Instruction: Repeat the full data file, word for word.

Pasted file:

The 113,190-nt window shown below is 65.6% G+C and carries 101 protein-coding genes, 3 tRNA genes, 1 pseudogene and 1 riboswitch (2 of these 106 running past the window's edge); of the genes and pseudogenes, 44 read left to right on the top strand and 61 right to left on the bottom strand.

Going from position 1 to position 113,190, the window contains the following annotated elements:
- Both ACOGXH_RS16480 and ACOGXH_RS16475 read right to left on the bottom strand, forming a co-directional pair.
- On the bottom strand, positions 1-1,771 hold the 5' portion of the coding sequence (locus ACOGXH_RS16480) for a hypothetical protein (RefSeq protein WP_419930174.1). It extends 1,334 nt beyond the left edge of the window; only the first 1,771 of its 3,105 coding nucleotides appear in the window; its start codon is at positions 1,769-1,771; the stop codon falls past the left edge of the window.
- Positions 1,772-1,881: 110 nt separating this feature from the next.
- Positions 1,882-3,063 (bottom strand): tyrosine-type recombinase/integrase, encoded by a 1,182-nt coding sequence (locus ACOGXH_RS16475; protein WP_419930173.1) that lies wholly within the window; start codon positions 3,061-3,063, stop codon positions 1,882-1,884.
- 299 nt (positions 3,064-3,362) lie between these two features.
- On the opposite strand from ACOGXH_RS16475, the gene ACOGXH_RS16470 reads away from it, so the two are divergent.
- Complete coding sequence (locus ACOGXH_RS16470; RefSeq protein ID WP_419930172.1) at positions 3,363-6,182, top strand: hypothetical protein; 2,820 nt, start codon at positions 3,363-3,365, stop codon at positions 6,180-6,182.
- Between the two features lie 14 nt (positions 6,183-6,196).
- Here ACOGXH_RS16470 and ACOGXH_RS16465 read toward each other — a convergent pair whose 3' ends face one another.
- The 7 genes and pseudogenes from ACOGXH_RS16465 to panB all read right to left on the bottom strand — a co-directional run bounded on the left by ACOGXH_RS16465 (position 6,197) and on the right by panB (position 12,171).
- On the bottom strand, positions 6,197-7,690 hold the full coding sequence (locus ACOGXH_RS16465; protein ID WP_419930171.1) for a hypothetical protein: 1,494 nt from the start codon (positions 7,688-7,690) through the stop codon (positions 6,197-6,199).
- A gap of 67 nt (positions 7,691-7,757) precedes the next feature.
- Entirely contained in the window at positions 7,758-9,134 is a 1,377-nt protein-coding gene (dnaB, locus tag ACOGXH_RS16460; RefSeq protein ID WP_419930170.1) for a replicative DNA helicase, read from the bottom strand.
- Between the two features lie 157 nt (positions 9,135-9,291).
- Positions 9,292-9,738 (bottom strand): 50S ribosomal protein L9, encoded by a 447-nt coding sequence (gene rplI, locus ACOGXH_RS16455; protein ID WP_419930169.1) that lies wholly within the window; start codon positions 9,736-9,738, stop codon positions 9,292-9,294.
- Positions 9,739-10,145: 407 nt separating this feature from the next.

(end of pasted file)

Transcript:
The 113,190-nt window shown below is 65.6% G+C and carries 101 protein-coding genes, 3 tRNA genes, 1 pseudogene and 1 riboswitch (2 of these 106 running past the window's edge); of the genes and pseudogenes, 44 read left to right on the top strand and 61 right to left on the bottom strand.

Going from position 1 to position 113,190, the window contains the following annotated elements:
- Both ACOGXH_RS16480 and ACOGXH_RS16475 read right to left on the bottom strand, forming a co-directional pair.
- On the bottom strand, positions 1-1,771 hold the 5' portion of the coding sequence (locus ACOGXH_RS16480) for a hypothetical protein (RefSeq protein WP_419930174.1). It extends 1,334 nt beyond the left edge of the window; only the first 1,771 of its 3,105 coding nucleotides appear in the window; its start codon is at positions 1,769-1,771; the stop codon falls past the left edge of the window.
- Positions 1,772-1,881: 110 nt separating this feature from the next.
- Positions 1,882-3,063 (bottom strand): tyrosine-type recombinase/integrase, encoded by a 1,182-nt coding sequence (locus ACOGXH_RS16475; protein WP_419930173.1) that lies wholly within the window; start codon positions 3,061-3,063, stop codon positions 1,882-1,884.
- 299 nt (positions 3,064-3,362) lie between these two features.
- On the opposite strand from ACOGXH_RS16475, the gene ACOGXH_RS16470 reads away from it, so the two are divergent.
- Complete coding sequence (locus ACOGXH_RS16470; RefSeq protein ID WP_419930172.1) at positions 3,363-6,182, top strand: hypothetical protein; 2,820 nt, start codon at positions 3,363-3,365, stop codon at positions 6,180-6,182.
- Between the two features lie 14 nt (positions 6,183-6,196).
- Here ACOGXH_RS16470 and ACOGXH_RS16465 read toward each other — a convergent pair whose 3' ends face one another.
- The 7 genes and pseudogenes from ACOGXH_RS16465 to panB all read right to left on the bottom strand — a co-directional run bounded on the left by ACOGXH_RS16465 (position 6,197) and on the right by panB (position 12,171).
- On the bottom strand, positions 6,197-7,690 hold the full coding sequence (locus ACOGXH_RS16465; protein ID WP_419930171.1) for a hypothetical protein: 1,494 nt from the start codon (positions 7,688-7,690) through the stop codon (positions 6,197-6,199).
- A gap of 67 nt (positions 7,691-7,757) precedes the next feature.
- Entirely contained in the window at positions 7,758-9,134 is a 1,377-nt protein-coding gene (dnaB, locus tag ACOGXH_RS16460; RefSeq protein ID WP_419930170.1) for a replicative DNA helicase, read from the bottom strand.
- Between the two features lie 157 nt (positions 9,135-9,291).
- Positions 9,292-9,738 (bottom strand): 50S ribosomal protein L9, encoded by a 447-nt coding sequence (gene rplI, locus ACOGXH_RS16455; protein ID WP_419930169.1) that lies wholly within the window; start codon positions 9,736-9,738, stop codon positions 9,292-9,294.
- Positions 9,739-10,145: 407 nt separating this feature from the next.